Matt Tedford plays the former British Prime Minister and co-wrote the ‘drag comedy musical extravaganza’ with Jon Brittain.
“The show I saw at Theatre 503 last year was so complicated and so slick with such high production values – it was a fully-realised West End production – the lighting, the sound, the props – I remember thinking: They are never gonna want to take this show to the Edinburgh Fringe because it is so complicated they could never do it up there. Then I realised: Hold on! I’m sitting watching it in an Edinburgh Fringe-type venue here and they’ve done it brilliantly.
“That’s the thing about Jon as a director: props and sound and lighting cues,” Matt Tedford told me this week. “I’ve never known anybody to use so many props. He’s very dedicated. He has a writer’s mind. I faff about a bit. We complement each other very well. I’ve learned so much from him about how writing works. He says: I like the characters to all have an ending.”
Matt studied drama with Jon and (last year’s used-to-be-called-Perrier Best Newcomer Award winner) John Kearns at UEA (the University of East Anglia). Comedian Pat Cahill was in the year above them. But, until Margaret Thatcher, Matt had not performed for five years – not since he graduated from UEA.
“I went into jobs,” he told me.
“Jobs?” I asked.
“Well, I worked for the Secretary of State for Children, Schools and Families. Now that Labour has gone, it’s just called the Department of Education.”
Bizarrely, comedian Gareth Morinan also worked there at around the same time although they seem not to have met.
“And then I worked for an alcohol training company,” Matt said.
“Training bar staff,” he explained.
“Had you ever been a barman?” I asked.
“No. I used to sit in bars at 11 o’clock in the morning and make them do tests on laptops.”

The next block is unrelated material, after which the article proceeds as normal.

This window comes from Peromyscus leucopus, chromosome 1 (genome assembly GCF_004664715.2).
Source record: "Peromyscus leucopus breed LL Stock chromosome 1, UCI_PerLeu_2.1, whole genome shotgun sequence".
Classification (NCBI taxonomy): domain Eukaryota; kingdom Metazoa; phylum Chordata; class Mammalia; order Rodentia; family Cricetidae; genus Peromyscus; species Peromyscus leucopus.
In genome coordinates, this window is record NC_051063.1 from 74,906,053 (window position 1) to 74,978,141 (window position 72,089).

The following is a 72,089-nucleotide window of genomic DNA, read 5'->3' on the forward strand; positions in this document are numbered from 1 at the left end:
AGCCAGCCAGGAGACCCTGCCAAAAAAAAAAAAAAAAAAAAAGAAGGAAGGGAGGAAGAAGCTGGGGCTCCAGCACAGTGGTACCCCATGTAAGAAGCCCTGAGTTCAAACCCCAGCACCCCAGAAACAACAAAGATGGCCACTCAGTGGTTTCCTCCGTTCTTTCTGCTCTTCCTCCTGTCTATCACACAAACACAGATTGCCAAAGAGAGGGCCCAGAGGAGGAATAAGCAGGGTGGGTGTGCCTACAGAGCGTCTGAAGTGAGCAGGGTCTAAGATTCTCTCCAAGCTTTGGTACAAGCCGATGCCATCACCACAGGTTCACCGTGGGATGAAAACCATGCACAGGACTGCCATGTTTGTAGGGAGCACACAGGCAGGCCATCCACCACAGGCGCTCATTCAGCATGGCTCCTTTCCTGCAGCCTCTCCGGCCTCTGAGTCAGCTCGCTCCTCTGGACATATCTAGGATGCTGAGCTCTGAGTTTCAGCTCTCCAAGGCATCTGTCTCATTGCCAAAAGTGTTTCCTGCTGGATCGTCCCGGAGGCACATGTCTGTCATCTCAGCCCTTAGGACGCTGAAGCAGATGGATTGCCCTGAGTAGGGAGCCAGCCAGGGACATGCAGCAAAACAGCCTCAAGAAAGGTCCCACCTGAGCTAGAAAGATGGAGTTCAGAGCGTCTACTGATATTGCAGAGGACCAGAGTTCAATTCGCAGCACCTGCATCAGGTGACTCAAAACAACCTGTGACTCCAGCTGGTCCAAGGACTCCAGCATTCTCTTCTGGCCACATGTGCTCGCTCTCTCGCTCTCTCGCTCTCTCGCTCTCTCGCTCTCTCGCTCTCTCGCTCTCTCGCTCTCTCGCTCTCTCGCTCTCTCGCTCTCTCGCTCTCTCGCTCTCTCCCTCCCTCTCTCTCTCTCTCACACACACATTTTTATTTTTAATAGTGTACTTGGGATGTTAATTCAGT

“So why did they employ you?” I asked.
“No idea. I think because I have very strong arms and could carry eight laptops at once. Also I have a bit of a schoolmasterish thing about me: No talking! Now I work for an accounting body.”
“Do you know a lot about accountancy?” I asked.
“So,” I asked, “after UEA, you were a frustrated thespian?”
“Yes,” said Matt. “Then, two years ago, I went to Jon Brittain’s Hallowe’en party dressed as Margaret Thatcher. Then she died and Theatre 503 asked Jon if he wanted to write a rapid-response piece for their Thatcherwrite night. That was this time last year. And it just spiralled from there.”
“For the last few months,” I said, “I’ve seen posters in the tube for another Maggie show in the West End – Handbagged. Does that mean you’re screwed for a West End run?”
“I think we’re very different types of show,” said Matt. “I’ve not seen Handbagged, but theirs is about Maggie’s relationship with the Queen.”
“Whereas your one is…?”
“About Section 28.”
Section 28 of the Local Government Act 1988 stated that a local authority “shall not intentionally promote homosexuality or publish material with the intention of promoting homosexuality” or “promote the teaching in any maintained school of the acceptability of homosexuality as a pretended family relationship”.
“When I went to see the play,” I said, “I thought it would be a hatchet job on Maggie Thatcher and, in fact, it was a hatchet job on the MP Jill Knight (who ‘introduced’ Section 28 to Parliament). Maggie came out of it OK.”
“We didn’t set out to make Margaret Thatcher likeable,” said Matt, “but, at the end of the play, people come up and (amiably) tell us: You made her a likeable person. I hate you for doing that!
“When Jon and I sat down to write a play, I said: The weird thing about Margaret Thatcher is that she has all the makings of a gay icon – the power dressing, the androgynous voice; she’s a strong woman. But, because of Section 28, she’s a very hated figure. If she’d put out an album singing a few Cher songs, she could have made it.”